A couple of months ago I found to my surprise that GFP genes cloned in
the expression vector pTrc99A caused the host E. coli JM109 to grow
poorly in liquid culture. However, subcloning of these genes into a
modified pGEX2T vector yielded transformants that grew fine and produced
large amounts of a fluorescent fusion protein in the same host.
Recently, Haseloff and Amos (TIG 11: 328 ) reported a similar
growth problem in transgenic Arabidopsis, i.e. it proved to be difficult
to regenerate fertile plants from the brightest transformants. In other
words, the same `problem' also seemed to occur in plants. This supported
my own observations on badly growing potato transgenics expressing GFP
under the control of the enhanced 35S promoter (subsequent tobacco
transformations with the same constructs were quite successful, but I
have not studied GFP expression levels yet).
Interestingly, in a recent GFP overview in TIBS 20 (448-455) by Cubitt
et al. GFP appeared to be toxic at high expression levels in two of the
listed examples of its applications. A second example of GFP toxicity in
E. coli was published by Deschamps et al. (Protein expression and
purification 6: 555-558 ). These authors showed that the original
jellyfish protein appeared to be toxic, whereas a slightly altered form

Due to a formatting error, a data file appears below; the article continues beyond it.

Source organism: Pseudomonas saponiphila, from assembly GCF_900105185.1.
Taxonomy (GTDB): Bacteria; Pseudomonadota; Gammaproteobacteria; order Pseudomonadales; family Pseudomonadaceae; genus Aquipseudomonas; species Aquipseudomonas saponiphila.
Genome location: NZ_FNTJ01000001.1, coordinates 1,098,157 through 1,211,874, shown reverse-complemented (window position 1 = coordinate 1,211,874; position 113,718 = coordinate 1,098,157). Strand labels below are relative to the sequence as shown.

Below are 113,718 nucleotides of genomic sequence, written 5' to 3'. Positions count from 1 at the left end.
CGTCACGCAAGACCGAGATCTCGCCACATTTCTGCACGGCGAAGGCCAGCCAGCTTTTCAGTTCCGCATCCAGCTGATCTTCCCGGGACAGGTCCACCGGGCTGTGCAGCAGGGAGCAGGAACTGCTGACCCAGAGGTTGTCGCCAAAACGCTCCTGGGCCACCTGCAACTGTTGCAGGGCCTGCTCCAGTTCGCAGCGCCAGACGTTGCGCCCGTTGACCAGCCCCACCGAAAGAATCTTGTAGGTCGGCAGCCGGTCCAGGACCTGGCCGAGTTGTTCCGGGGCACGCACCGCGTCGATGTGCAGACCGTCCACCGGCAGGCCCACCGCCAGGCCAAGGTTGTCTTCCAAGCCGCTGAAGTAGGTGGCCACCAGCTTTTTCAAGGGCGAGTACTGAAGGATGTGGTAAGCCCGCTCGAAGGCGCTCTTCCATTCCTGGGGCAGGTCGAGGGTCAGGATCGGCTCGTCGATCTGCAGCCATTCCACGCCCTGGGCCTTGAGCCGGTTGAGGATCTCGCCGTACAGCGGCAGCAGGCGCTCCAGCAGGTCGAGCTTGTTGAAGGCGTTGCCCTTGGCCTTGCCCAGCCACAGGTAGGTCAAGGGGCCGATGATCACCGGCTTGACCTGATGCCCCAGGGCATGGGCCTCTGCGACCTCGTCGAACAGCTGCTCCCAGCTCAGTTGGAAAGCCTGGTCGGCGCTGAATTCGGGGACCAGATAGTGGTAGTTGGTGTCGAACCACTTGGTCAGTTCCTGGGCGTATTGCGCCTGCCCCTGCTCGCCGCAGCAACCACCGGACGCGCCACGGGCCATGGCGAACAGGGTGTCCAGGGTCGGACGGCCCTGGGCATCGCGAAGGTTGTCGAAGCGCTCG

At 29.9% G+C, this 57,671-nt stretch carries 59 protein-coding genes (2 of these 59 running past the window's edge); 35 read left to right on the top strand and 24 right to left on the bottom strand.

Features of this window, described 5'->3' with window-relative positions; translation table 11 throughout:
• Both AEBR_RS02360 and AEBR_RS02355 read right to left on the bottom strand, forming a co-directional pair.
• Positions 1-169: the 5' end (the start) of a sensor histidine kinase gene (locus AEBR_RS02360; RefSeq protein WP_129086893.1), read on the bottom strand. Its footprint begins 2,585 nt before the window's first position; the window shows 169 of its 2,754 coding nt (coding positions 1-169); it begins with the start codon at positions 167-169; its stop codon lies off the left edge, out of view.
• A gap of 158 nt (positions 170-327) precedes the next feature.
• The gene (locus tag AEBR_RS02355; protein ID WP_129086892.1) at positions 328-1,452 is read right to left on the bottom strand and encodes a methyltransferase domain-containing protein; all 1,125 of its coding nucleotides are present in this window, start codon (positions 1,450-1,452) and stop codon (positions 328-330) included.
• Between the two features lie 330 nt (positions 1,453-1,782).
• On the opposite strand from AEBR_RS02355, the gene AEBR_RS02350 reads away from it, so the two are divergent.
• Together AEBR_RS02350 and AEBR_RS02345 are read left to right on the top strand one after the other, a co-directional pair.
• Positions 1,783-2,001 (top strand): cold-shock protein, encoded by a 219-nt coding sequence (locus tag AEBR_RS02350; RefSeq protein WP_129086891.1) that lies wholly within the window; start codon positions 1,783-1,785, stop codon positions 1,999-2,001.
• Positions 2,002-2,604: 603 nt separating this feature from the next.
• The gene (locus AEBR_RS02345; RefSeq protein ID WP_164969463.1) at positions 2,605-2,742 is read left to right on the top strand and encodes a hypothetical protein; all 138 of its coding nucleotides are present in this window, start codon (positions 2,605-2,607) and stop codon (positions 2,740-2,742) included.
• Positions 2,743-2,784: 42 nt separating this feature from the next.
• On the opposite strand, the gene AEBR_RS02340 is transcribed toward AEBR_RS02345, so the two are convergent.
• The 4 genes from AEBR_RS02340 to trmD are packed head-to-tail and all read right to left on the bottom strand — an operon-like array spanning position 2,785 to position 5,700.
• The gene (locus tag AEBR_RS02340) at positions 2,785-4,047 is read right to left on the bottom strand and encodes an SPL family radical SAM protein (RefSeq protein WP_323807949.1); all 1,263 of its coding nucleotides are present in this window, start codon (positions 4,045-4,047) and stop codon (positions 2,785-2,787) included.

was not. Combining their information with mine, I reluctantly conclude
that maybe one additional alanine at position 2 of the original GFP might
suffice to eliminate its toxicity in E. coli (and other organisms?)??
The fact that only a minority of us experienced toxicity problems may
be associated with the presence of MCS-derived aa sequences at the GFP
N-terminus in most of the constructs used until now. On the other hand,I
expect that many more of us encountered what might have been toxicity
problems (?). If so, what kind of constructs did you use (how much did
they differ from the original gene)? Do any of you have any ideas about
the mechanism behind the toxic behaviour of GFP? As far I can see, the
fluorescent character of the protein would not seem to be involved.
In summary, I'm looking forward to a lively and bright discussion.
Gerard Rouwendal (g.j.a.rouwendal at ato.dlo.nl)
Agrotechnological Research Institute ATO-DLO
P.O. Box 17
6700 AA Wageningen
P.S. I apologize for any double postings as I was having some problems getting
my message posted.